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FEATURESReferences cells from embryonal and neonatal rat livers. Dig. Dis. Sci. 44, 1 Langer, R. and Vacanti, J.P. (1993) Tissue engineering. Science 260, 364–371 920–926 13 Overturf, K. et al. (1997) Serial transplantation reveals the stem-cell- 2 Platt, J.L. (1996) The immunological barriers to xenotransplantation. like regenerative potential of adult mouse hepatocytes. Am. J. Pathol. Crit. Rev. Immunol. 16, 331–358 151, 1273–1280 3 Thomson, J.A. et al. (1998) Embryonic stem cell lines derived from 14 Alison, M. et al. (1998) Wound healing in the liver with particular human blastocysts. Science 282, 1145–1147 reference to stem cells. Philos. Trans. R. Soc. London Ser. B Biol. Sci. 4 Solter, D. and Gearhart, J. (1999) Putting stem cells to work. Science 353, 677–684 283, 1468–1470 15 Cornelius, J.G. et al. (1997) In vitro-generation of islets in long-term 5 Langer, R. and Vacanti, J.P. (1999) Tissue engineering: the challenges cultures of pluripotent stem cells from adult mouse pancreas. Horm. ahead. Sci. Am. 280, 86–89 Metab. Res. 29, 271–277 6 McKay, R. (1997) Stem cells in the central nervous system. Science 16 Bruder, S.P. et al. (1997) Growth kinetics, self-renewal, and the 276, 66–71 osteogenic potential of purified human mesenchymal stem cells 7 Bruder, S.P. et al. (1998) Bone regeneration by implantation of during extensive subcultivation and following cryopreservation. purified, culture-expanded human mesenchymal stem cells. J. Orthop. J. Cell Biochem. 64, 278–294 Res. 16, 155–162 17 Kallos, M.S. and Behie, L.A. (1999) Inoculation and growth condi- 8 Reddi, A.H. (1998) Role of morphogenic proteins in skeletal tissue tions for high-cell-density expansion of mammalian neural stem cells engineering and regeneration. Nat. Biotechnol. 16, 247–252 in suspension bioreactors. Biotechnol. Bioeng. 63, 473–483 9 Williams, J.T. et al. (1999) Cells isolated from adult human skeletal 18 Awad, H.A. et al. (1999) Autologous mesenchymal stem cell- muscle capable of differentiating into multiple mesodermal phenotypes. mediated repair of tendon. Tissue Eng. 5, 267–277 Am. Surg. 65, 22–26 19 Grande, D.A. et al. (1995) Repair of articular cartilage defects using10 Nevo, Z. et al. (1998) The manipulated mesenchymal stem cells in mesenchymal stem cells. Tissue Eng. 1, 345–353 regenerated skeletal tissues. Cell Transplant. 7, 63–70 20 Klug, M.G. et al. (1996) Genetically selected cardiomyocytes from11 Flax, J.D. et al. (1998) Engraftable human neural stem cells respond differentiating embryonic stem cells form stable intercardiac grafts. to developmental cues, replace neurons, and express foreign genes. J. Clin. Invest. 98, 1–9 Nat. Biotechnol. 16, 1033–1039 21 Pedersen, R.A. (1999) Embryonic stem cells for medicine. Sci. Am.12 Brill, S. et al. (1999) Expansion conditions for early hepatic progenitor 280, 68–73Environmental biotechnologyLawrence P. WackettThere is an increasing interest in environmental biotechnology owing to a worldwide need to feed the world’s growing popu-lation and to maintain clean soil, air and water. The major technological developments are in plant and microbial biology. Plantscan be more readily engineered for resistances that enhance yield or produce new products whereas microorganisms areexploited for their catalytic diversity and ease of genetic engineering. harmaceutical biotechnology has matured; several dealing with environmental protection, biocatalysisP companies manufacturing largely biomedical products are today the pillars of biotechnology.This industry is based on products that are expensive and biomaterials for green chemistry, and agricultural biotechnology.and slow to develop, but which bring in a high profit Environmental protectionmargin. Fossil fuels Against this backdrop comes the next wave of Biotechnology can have an impact on the environ-biotechnology, with the focus on products of lesser unit ment by providing cleaner large-scale processes; per-value, but of massive volume. These biotechnology haps no greater benefit could accrue than to makeproducts and services deal with the agricultural, spe- energy generation cleaner. The burning of fossil fuelsciality chemical and bioremediation markets. Although (Fig. 1) causes pollution in several ways; for example,a genetically engineered vegetable can sell for pennies, the most problematic being the liberation of sulfurthe overall value of the market for food products is dioxide. This can be prevented by removing the sulfurtrillions of US dollars. This provides more than enough from fossil fuels. However, it is particularly difficult toincentive to develop new biotechnological products. remove the sulfur ‘tied up’ in organic compounds whileThis review will focus on these new developments, preserving a high thermal value of the fuel. In this con- text, there have been investigations aimed at removingL.P. Wackett (email@example.com) is at the Department sulfur from coal and oil by microorganisms containingof Biochemistry, Molecular Biology and Biophysics and BioProcess enzymes that selectively cleave the carbon-to-sulfurTechnology Institute, University of Minnesota, MN 55108, USA. bonds in the fuel. Recently, the use of thermophilicTIBTECH JANUARY 2000 (Vol. 18) 0167-7799/00/$ – see front matter © 2000 Elsevier Science Ltd. All rights reserved. PII: S0167-7799(99)01399-2 19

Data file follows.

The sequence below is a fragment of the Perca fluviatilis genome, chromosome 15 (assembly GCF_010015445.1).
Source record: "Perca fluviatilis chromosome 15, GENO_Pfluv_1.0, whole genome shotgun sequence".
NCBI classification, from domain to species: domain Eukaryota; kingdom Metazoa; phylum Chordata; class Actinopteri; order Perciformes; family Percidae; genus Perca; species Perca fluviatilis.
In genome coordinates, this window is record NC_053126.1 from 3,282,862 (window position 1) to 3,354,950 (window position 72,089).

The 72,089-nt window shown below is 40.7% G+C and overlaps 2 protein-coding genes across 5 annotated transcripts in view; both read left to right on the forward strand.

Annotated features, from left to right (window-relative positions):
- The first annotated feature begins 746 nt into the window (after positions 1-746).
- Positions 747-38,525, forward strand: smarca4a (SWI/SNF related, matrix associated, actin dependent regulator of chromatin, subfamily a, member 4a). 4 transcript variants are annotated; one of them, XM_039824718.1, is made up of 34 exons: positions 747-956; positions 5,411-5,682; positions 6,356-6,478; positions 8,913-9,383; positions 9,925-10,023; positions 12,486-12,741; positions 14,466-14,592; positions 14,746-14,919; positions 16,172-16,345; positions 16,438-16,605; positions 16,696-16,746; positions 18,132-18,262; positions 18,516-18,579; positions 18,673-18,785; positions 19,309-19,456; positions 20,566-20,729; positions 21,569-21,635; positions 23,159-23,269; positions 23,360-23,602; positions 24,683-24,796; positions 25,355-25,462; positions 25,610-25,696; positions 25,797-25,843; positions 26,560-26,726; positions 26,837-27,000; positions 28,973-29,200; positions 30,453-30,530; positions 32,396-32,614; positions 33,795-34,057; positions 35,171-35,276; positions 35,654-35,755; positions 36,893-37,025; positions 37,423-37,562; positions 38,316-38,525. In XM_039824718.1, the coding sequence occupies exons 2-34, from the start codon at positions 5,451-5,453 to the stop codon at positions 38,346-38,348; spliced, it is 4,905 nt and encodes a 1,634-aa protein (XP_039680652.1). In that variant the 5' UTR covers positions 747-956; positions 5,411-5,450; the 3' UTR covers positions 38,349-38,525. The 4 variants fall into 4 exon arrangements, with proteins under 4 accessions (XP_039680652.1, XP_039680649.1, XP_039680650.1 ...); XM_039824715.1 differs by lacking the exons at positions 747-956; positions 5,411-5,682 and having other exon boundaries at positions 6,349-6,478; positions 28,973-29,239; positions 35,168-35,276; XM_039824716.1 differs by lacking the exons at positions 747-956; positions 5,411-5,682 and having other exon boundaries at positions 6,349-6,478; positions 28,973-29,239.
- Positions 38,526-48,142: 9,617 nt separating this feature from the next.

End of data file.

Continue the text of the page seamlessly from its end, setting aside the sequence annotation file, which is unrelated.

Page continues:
FEATURES Figure 1 The burning of fossil fuels is a major source of pollution (illustration courtesy of Photodisc). bacteria that are capable of desulfurizing model com- the black root rot disease of tomato, which is caused by pounds, such as those found in fossil fuels1, were inves- the fungus Thielaviopsis basicola4. Hydrogen cyanide was tigated. It is thought that any large-scale process must shown to be biosynthesized from glycine by P fluorescens . ideally be carried out at temperatures approaching the expressing the hcnABC gene cluster. Mutants that failed upper range tolerated by microorganisms. to fully express the hcnABC genes were partially impaired in their ability to suppress the growth of Alternative energy T. basicola. This could potentially form the basis of a Of even greater potential application would be a new biological control mechanism for hard-to-manage biotechnological process that would eliminate the need plant fungal pathogens. for current high-volume fossil-fuel usage by providing an alternative energy source. For example, cars that use Hazardous wastes hydrogen fuel are currently under development. One long-standing environmental use of microor- Hydrogen is an ideal non-polluting energy source as it ganisms is for the remediation of hazardous wastes, and burns to produce water as the only product. However, new approaches are emerging to treat the most drastic for widespread acceptance of this new technology, it mixed waste problem. One of the legacies of the Cold will be necessary to generate hydrogen cheaply, for War remains: the nuclear-weapons production facilities example, using the energy freely available from sun- and their decades of spent wastes. These contain a light. One recent study sought to link the photosystem mixture of organic wastes, heavy metals and high- of bacteria directly to a reversible hydrogenase to trans- energy radionuclides. In the USA alone, the Department form the energy from sunlight into biogenic hydro- of Energy has estimated the cost of cleaning up these gen2. The critical issue here is the level of efficiency in sites to be as high as US$250 billion. Innovative tech- capturing photosynthetic-electron flux; it must approach niques are sought, but it is appreciated that the vast the chemical-energy efficiency of natural photosyn- majority of microorganisms would not survive the radi- thetic organisms to make the process economically ation fluxes present at these sites. In this context, an feasible. This has not yet been attained, but the goal is extremely radiation-resistant bacterium, Deinococcus well worth greater effort. radiodurans, is being genetically engineered with biodegradation genes to render it suitable for the Chemical pesticides treatment of mixed wastes5. The broad-specificity Another area of environmental protection is the Pseudomonas enzyme, toluene dioxygenase, has been application of biological controls to supplant the use of cloned, expressed and shown to be active in D. radio- chemical pesticides. There are commercial products durans, even in the presence of high fluxes of ionizing that are currently on the market, for example, Bacillus radiation. thuringiensis has been used to selectively control certain insect pests. In this case, the whole organism is mar- Novel biocatalysis and biomaterials keted. Another biotechnology market is in transgenic The hydrocarbon-dihydroxylating dioxygenases of plants that biosynthesize the B. thuringiensis insecticidal the type cloned into D. radiodurans have been studied protein in situ. This has proven to be highly effective, for 20 years and interest is increasing to exploit the for example, against the cotton bollworm3. enzyme-generated chiral centers for use in synthesiz- The killing action of B. thuringiensis parasporal pro- ing complex chiral molecules6. Only recently, however, tein against insects has been known for decades. More has a model of the active site been available, based on recently, it has been discovered that certain Pseudomonas the X-ray structure derived for naphthalene dioxygen- strains enzymatically generate hydrogen cyanide and ase7. This should spur interest in protein and metabolic this trait is linked to the organism’s ability to suppress engineering using this broad class of dioxygenases.20 TIBTECH JANUARY 2000 (Vol. 18)
FEATURES Many important commercial organic chemicals andsynthetic intermediates contain halogen substituents.Halogens are not typically thought of as being biologi-cally relevant functional groups, but they are found innaturally occurring antibiotics and other natural prod-ucts. The biosynthesis of these compounds has largelybeen attributed to enzymes known as haloperoxidases,but many natural halogenated compounds could not beexplained as coming from a haloperoxidase-type reactionmechanism. Recently, a new mechanism for biohalo-genation has been proposed and this also explains theoccurrence of novel fluorinated compounds that derivefrom biological systems8. When important new biochemical activities aredetected, it is often of interest to modify a naturalenzyme to achieve a desired substrate specificity, heatstability or higher activity. Rational protein design isstill a very difficult task if one wishes to obtain an‘improved’ enzyme. In this context, biologists are tak-ing a cue from the chemists and expanding the use ofcombinatorial methods to modify enzymes. One exam-ple of this approach generates genetic diversity by a pro-cess known as DNA shuffling. DNA shuffling producesmany enzyme variants that can be screened or putthrough a biological selection procedure to obtain oneor more desired traits. Recently, it has been found to Figure 2be powerful to start the DNA-shuffling process with Plants as potential expression systems for the production of desirablenatural genetic diversity9. The idea is to use several proteins (illustration courtesy of Photodisc).natural variant genes because these divergent sequenceshave already been selected for their ability to produce and plant biology, will be spurred on by widespreadproteins that fold correctly and have reasonable enzyme genome sequencing. The discovery of new gene prod-activity, thus enhancing one’s overall success in obtaining ucts will continue to lead to new commercial products.the improved enzyme. ReferencesPlant biotechnology 1 Konishi, J.Y. et al. (1997) Thermophilic carbon-sulfur-bond- Plants (Fig. 2) are potentially marvelous expression targeted biodesulfurization. Appl. Environ. Microbiol. 63, 3164–3169systems for the production of desirable gene products, 2 McTavish, H. (1998) Hydrogen evolution by direct electron transfersuch as natural plant products and foreign proteins. It from photosystem I to hydrogenases. J. Biochem. 123, 644–649may be possible to use the energy of sunlight to drive 3 Estruch, J.J. et al. (1997) Transgenic plants: an emerging approach to pest control. Nat. Biotechnol. 15, 137–141biomass production and product generation but in 4 Laville, C.B. et al. (1998) Characterization of the hcnABC gene clusterorder to become more widespread, this will require a encoding hydrogen cyanide synthase and anaerobic regulation bygreater knowledge of biosynthesis in plant systems. The ANR in the strictly aerobic biocontrol agent Pseudomonas fluorescensmost abundant natural polymer of plants is cellulose and CHAO. J. Bacteriol. 180, 3187–3196recently, Arioli et al.10 reported new insights into the 5 Lange, C.C. et al. (1998) Engineering a recombinant Deinococcusbiosynthesis of cellulose by Arabidopsis, an important radiodurans for organopollutant degradation in radioactive mixedplant-model system. waste environments. Nat. Biotechnol. 16, 929–933 Another polymer class, not naturally found in plants, 6 Hudlicky, T. et al. (1999) Enzymatic dihydroxylation of aromaticsare the polyhydroxyalkanoates. These bacterial poly- in enantiomeric synthesis: expanding asymmetric methodology.mers are of considerable interest because of their unique Aldrichimica Acta 32, 35–62 7 Kauppi, B. et al. (1998) Structure of an aromatic-ring-hydroxylatingproperties and biodegradability features, both of which dioxygenase – naphthalene 1,2-dioxygenase. Structure 6, 571–586can be manipulated by the length of the alkanoate chain 8 Hohaus, K. et al. (1997) NADH-dependent halogenases areused in biosynthesis. There have been several advances more likely to be involved in halometabolite biosynthesis thanin the production of medium-chain-length polyhy- haloperoxidases. Angew. Chem., Int. Ed. Engl. 36, 2012–2013droxyalkanoates (PHAs) in plants11,12. These studies 9 Crameri, A. et al. (1998) DNA shuffling of genes from diverse specieshave been augmented with investigations into the accelerates directed evolution. Nature 391, 288–291reaction mechanism of PHA synthase13. Site-directed 10 Arioli, T. et al. (1998) Molecular analysis of cellulose biosynthesis inmutagenesis and radiolabel-trapping experiments sug- Arabidopsis. Science 30, 717–720gested the role of at least one of the enzyme’s cysteine 11 Mittendorf, V. et al. (1998) Synthesis of medium-chain-lengthresidues in covalent attachment of the growing PHA polyhydroxyalkanoates in Arabidopsis thaliana using intermediates of peroxisomal fatty acid ␤-oxidation. Proc. Natl. Acad. Sci. U. S. A.chain. 95, 13397–13402 12 Klinke, S. et al. (1999) Production of medium-chain-length poly(3-Conclusions hydroxyalkanoates) from gluconate by recombinant Escherichia coli. Environmental biotechnology is expanding, driven Appl. Environ. Microbiol. 65, 540–548by the needs of society and emerging developments in 13 Muh, U. et al. (1999) PHA synthase from Chromatium vinosum:research. The entire enterprise, predicated on microbial cysteine 149 is involved in covalent catalysis. Biochemistry 38, 826–837TIBTECH JANUARY 2000 (Vol. 18) 21